Jega Defends Use of Card Readers Before Senate

By Adedayo Ogunleye, Abuja

The chairman of the Independent National Electoral Commission, Attahiru Jega, appeared before the Senate Wednesday to shed light on the electoral body’s level of preparedness for the 2015 election and to defend its intention to use card readers to authenticate the Permanent Card Readers, PVCs, in the coming polls.

Speaking on the level of preparedness, Jega confirmed that the commission had achieved 75.88% of the PVC distribution exercise and expressed confidence that even more PVCs would be distributed within the stipulated timeframe for collection.

He however wondered why the people had to be persuaded to come forward to collect their PVCs, stating that “people should be able to sacrifice a day out of 4 years for our democracy” for PVC collection.

The INEC Chairman also explained why the commission rescheduled the elections originally slated for February 14 and 21 to March 28 and April 11, sauing that the decision was reached after wide reaching consultations had been made over the issue.

“In the series of consultations that we had with stakeholders, the questions constantly posed to them for consideration are; in view of the latest developments, should INEC proceed with the conduct of the general elections as scheduled in spite of the strong advice and, if so, what alternative security arrangements are available to be put in place,” he stated.

According to him, INEC took the advice of the security chiefs and adjusted the schedules of the general elections within the framework of the constitutional provisions.

Jega defended INEC’s use of card readers and PVC’s for the 2015 elections saying this is in accordance with the constitution.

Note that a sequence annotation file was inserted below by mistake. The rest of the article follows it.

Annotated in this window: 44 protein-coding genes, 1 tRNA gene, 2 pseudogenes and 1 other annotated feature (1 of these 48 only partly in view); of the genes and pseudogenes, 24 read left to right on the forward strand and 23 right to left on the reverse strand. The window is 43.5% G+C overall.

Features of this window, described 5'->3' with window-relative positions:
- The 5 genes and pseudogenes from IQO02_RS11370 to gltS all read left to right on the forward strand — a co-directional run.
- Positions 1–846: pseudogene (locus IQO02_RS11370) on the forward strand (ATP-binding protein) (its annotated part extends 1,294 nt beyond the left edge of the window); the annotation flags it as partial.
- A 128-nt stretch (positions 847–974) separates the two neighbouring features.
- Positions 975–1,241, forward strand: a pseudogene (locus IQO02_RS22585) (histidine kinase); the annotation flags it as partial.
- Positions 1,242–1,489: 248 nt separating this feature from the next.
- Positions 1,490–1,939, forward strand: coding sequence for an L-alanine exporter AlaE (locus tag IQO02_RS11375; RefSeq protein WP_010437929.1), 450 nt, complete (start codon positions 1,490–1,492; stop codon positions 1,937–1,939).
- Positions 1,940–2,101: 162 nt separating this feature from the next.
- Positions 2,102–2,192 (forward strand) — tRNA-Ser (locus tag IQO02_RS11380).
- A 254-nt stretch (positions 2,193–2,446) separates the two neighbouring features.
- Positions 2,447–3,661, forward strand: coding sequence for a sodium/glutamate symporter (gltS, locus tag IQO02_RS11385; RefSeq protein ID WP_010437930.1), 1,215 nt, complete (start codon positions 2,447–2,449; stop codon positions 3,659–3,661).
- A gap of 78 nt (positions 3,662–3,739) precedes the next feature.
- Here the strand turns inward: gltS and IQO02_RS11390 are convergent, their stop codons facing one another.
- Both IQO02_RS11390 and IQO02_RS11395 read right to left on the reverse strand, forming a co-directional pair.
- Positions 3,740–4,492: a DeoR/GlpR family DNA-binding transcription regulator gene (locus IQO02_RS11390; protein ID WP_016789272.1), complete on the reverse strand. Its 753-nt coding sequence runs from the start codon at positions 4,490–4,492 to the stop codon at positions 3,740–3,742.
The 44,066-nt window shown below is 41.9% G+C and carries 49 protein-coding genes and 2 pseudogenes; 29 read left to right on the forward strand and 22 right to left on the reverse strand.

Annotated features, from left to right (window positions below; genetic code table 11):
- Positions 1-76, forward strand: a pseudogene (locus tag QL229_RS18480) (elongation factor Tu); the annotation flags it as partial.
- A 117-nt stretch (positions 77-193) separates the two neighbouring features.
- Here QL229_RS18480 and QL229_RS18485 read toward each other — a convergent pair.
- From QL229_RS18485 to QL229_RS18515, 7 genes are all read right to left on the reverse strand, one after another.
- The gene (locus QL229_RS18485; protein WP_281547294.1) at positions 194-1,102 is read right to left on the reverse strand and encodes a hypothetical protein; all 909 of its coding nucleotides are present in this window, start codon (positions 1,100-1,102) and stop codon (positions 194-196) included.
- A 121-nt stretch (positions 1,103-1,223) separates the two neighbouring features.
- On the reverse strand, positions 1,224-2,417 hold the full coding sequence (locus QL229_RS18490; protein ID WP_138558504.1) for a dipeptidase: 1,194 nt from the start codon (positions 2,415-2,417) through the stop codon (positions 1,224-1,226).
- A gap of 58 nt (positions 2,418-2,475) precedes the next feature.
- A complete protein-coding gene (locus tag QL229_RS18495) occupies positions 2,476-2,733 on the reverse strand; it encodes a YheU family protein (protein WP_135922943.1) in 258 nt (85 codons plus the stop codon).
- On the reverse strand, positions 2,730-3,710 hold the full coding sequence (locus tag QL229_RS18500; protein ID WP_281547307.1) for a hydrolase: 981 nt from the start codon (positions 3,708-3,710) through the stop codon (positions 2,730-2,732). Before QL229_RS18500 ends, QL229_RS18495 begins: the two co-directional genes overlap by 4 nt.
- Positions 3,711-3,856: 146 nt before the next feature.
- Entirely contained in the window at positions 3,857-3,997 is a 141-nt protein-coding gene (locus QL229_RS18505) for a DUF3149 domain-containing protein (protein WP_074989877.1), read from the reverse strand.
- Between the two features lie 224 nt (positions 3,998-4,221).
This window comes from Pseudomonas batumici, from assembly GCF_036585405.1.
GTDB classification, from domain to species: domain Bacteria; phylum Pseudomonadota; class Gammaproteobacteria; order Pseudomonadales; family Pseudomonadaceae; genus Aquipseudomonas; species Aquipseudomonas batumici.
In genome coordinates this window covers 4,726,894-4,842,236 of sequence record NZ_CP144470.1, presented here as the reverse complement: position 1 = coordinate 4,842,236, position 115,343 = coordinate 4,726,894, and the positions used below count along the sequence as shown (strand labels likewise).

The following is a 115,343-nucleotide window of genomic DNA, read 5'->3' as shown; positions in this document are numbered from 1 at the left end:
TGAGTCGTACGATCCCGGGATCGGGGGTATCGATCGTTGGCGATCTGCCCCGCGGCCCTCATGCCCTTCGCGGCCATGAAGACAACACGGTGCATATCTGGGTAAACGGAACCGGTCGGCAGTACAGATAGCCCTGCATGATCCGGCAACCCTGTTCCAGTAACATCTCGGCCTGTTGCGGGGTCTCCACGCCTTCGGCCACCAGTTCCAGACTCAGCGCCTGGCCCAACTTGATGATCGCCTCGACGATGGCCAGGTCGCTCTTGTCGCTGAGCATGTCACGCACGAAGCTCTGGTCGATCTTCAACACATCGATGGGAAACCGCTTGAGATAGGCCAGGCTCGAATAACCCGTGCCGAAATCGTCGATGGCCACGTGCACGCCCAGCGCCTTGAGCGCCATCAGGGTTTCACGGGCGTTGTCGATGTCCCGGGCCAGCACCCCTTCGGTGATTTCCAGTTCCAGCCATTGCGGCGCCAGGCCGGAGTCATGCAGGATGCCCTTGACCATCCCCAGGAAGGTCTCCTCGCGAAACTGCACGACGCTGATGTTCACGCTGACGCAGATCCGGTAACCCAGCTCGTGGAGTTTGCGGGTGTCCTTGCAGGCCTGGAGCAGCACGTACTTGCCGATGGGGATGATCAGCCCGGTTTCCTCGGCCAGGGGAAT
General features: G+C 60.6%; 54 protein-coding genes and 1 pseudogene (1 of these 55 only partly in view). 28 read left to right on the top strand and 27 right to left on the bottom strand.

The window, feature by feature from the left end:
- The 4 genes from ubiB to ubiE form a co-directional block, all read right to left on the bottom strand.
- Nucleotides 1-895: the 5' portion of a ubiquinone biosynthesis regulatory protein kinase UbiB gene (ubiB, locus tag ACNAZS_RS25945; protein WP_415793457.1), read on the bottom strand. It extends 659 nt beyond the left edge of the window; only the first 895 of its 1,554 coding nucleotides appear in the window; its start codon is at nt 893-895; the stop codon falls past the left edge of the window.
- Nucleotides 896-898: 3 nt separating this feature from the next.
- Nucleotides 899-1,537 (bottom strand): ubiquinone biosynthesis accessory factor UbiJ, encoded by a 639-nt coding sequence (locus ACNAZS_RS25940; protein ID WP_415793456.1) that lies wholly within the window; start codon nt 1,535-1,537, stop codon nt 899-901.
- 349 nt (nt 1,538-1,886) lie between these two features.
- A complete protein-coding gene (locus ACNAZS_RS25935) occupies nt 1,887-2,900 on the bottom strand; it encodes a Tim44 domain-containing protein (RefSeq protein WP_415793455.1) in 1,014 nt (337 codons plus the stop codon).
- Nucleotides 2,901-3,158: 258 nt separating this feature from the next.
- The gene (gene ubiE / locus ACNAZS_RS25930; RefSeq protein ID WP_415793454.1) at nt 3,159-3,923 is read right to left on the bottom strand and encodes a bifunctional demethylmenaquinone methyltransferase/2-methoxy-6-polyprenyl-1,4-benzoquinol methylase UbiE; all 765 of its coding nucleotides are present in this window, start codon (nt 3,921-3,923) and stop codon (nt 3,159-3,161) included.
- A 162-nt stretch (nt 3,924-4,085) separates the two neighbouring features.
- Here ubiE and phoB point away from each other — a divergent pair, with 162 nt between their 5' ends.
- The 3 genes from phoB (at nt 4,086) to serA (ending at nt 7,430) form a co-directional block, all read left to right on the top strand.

Stating that INEC is empowered by Section 16 subsection 4 to use card readers for the election, the INEC Chairman clarified that the machines are not to be used for voting itself but for accreditation and also added that they would help eliminate electoral fraud.

“We have worked together with all registered political parties and agreed on what to do if the card reader fails or if there is a voter without a finger.



    “In the highly and likely event that a card reader fails, we have enough spares to deploy before the end of accreditation by 1:00pm and then adjust the time to gain for lost time where or if a card reader have failed.

    “If we cannot replace before the end of accreditation, then the election in that particular voting point will be postponed to the following day when a new card reader would be provided for the election,” he explained.

    The INEC chairman also affirmed that the commission had discussed these measures with all registered political parties and had agreed that it was feasible.

    “We have agreed to do this because if you say if a card reader fails then revert to manual, we are worried that everywhere it will revert to manual because there are many people who do not want the card readers to be used,” Jeja observed.



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